Systematic reviews and meta-analyses are essential to summarise evidence relating to efficacy and safety of healthcare interventions accurately and reliably. The clarity and transparency of these reports, however, are not optimal. Poor reporting of systematic reviews diminishes their value to clinicians, policy makers, and other users. Since the development of the QUOROM (quality of reporting of meta-analysis) statement—a reporting guideline published in 1999—there have been several conceptual, methodological, and practical advances regarding the conduct and reporting of systematic reviews and meta-analyses. Also, reviews of published systematic reviews have found that key information about these studies is often poorly reported. Realising these issues, an international group that included experienced authors and methodologists developed PRISMA (preferred reporting items for systematic reviews and meta-analyses) as an evolution of the original QUOROM guideline for systematic reviews and meta-analyses of evaluations of health care interventions. The PRISMA statement consists of a 27-item checklist and a four-phase flow diagram. The checklist includes items deemed essential for transparent reporting of a systematic review. In this explanation and elaboration document, we explain the meaning and rationale for each checklist item. For each item, we include an example of good reporting and, where possible, references to relevant empirical studies and methodological literature. The PRISMA statement, this document, and the associated website (www.prisma-statement.org/) should be helpful resources to improve reporting of systematic reviews and meta-analyses.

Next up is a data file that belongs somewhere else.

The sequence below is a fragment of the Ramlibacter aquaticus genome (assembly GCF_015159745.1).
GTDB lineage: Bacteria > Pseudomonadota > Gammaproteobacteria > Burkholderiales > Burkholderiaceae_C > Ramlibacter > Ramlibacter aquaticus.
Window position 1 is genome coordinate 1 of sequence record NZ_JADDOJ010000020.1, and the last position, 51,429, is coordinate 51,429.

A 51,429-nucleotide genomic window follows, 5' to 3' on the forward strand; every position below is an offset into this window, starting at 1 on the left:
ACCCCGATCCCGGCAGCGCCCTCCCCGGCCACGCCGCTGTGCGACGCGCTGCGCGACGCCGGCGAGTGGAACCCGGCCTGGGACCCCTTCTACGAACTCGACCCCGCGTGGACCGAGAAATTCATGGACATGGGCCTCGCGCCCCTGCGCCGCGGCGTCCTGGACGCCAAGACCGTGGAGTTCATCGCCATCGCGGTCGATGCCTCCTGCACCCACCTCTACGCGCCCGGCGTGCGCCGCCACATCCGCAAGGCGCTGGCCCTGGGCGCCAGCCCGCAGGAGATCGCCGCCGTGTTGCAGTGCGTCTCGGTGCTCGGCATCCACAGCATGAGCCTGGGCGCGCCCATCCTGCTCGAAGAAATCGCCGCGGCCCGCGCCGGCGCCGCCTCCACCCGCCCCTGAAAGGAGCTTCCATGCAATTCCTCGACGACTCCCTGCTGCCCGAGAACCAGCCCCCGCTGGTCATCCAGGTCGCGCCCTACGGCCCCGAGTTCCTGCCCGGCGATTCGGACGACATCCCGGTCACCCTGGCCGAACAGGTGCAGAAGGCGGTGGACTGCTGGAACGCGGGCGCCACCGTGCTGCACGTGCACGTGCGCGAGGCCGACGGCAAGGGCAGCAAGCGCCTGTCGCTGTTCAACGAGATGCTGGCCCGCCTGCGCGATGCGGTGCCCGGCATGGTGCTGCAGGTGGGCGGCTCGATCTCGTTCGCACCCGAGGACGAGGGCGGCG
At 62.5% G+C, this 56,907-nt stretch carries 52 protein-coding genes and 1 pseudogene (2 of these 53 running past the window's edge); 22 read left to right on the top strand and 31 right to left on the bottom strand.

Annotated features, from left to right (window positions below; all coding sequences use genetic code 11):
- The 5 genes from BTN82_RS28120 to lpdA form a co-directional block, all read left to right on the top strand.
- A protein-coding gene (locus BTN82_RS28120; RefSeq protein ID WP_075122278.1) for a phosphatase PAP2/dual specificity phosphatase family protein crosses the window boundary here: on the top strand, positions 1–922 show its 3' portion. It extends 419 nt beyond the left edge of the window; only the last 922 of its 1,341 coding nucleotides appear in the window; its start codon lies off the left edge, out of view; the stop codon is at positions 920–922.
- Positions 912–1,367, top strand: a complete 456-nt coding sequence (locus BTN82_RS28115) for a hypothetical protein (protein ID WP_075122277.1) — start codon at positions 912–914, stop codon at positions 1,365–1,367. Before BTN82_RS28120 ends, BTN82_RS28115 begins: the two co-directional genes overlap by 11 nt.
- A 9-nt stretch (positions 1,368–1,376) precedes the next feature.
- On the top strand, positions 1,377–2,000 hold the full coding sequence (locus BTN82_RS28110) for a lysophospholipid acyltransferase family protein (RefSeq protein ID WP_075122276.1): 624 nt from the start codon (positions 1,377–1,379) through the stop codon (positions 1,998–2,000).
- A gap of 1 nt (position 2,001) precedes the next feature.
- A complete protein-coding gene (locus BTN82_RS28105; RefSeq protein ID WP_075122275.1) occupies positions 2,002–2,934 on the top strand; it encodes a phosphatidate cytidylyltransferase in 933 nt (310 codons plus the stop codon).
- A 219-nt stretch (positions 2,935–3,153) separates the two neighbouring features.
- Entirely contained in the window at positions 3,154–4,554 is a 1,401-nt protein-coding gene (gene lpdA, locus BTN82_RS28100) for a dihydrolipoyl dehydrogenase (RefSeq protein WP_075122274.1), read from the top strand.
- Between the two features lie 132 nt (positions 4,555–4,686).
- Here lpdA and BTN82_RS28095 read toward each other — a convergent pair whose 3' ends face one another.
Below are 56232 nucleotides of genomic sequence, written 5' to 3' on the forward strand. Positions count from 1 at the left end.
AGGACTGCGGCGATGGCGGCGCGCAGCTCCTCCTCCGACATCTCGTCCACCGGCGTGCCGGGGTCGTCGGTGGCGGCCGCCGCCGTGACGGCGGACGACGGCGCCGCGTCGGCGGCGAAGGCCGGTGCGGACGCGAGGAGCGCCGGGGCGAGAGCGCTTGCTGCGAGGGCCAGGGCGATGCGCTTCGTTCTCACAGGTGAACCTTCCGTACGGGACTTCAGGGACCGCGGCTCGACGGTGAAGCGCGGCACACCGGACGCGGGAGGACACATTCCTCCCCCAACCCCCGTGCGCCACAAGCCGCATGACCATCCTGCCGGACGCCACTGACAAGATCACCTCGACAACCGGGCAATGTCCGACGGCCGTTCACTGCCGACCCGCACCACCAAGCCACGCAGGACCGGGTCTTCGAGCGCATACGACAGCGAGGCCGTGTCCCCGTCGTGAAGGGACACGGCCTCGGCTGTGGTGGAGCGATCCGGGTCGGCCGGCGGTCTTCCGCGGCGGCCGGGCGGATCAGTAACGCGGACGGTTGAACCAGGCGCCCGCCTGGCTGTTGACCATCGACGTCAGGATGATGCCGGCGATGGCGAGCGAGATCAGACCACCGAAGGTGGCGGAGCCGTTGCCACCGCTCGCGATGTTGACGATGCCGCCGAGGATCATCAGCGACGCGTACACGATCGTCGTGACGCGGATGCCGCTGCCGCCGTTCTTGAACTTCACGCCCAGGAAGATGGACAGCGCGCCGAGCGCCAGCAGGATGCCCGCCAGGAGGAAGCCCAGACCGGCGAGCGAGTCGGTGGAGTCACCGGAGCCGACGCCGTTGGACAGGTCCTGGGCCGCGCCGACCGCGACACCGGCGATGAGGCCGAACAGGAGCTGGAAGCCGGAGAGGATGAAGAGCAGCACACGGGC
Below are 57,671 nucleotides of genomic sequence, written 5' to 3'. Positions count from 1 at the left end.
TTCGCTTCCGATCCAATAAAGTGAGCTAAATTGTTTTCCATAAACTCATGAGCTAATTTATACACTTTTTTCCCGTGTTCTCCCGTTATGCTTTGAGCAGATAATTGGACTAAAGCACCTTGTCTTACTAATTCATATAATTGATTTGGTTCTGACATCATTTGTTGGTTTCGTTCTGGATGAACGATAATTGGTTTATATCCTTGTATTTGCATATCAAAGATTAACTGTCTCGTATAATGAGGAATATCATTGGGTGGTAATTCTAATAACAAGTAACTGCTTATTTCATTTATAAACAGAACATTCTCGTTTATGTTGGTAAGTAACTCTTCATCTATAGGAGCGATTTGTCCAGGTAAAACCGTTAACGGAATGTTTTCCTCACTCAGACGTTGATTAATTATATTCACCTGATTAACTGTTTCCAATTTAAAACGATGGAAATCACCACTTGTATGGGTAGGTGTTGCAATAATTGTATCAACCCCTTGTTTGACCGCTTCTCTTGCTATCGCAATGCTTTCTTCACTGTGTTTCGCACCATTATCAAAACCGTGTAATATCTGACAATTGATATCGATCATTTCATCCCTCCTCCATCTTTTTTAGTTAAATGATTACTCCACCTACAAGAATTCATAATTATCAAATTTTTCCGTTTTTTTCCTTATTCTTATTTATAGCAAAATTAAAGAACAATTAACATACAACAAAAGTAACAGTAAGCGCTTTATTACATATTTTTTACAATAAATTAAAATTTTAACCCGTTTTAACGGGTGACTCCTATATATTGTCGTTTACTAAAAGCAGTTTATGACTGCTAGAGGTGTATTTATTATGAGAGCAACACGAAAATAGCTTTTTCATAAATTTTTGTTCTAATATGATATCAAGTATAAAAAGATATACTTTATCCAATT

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            Prevalence and natural history of pineal cysts in adults.

            We reviewed our experience with pineal cysts to define the natural history and clinical relevance of this common intracranial finding. The study population consisted of 48,417 consecutive patients who underwent brain MR imaging at a single institution over a 12-year interval and who were over 18 years of age at the time of imaging. Patient characteristics, including demographic data and other intracranial diagnoses, were collected from cases involving patients with a pineal cyst. We then identified all patients with pineal cysts who had been clinically evaluated at our institution and who had at least 6 months of clinical and imaging follow-up. All inclusion criteria for the natural history analysis were met in 151 patients. Pineal cysts measuring 5 mm or larger in greatest dimension were found in 478 patients (1.0%). Of these, 162 patients were male and 316 were female. On follow-up MR imaging of 151 patients with pineal cyst at a mean interval of 3.4 years from the initial study, 124 pineal cysts remained stable, 4 increased in size, and 23 decreased in size. Cysts that were larger at the time of initial diagnosis were more likely to decrease in size over the follow-up interval (p = 0.004). Patient sex, patient age at diagnosis, and the presence of septations within the cyst were not significantly associated with cyst change on follow-up. Follow-up imaging and neurosurgical evaluation are not mandatory for adults with asymptomatic pineal cysts.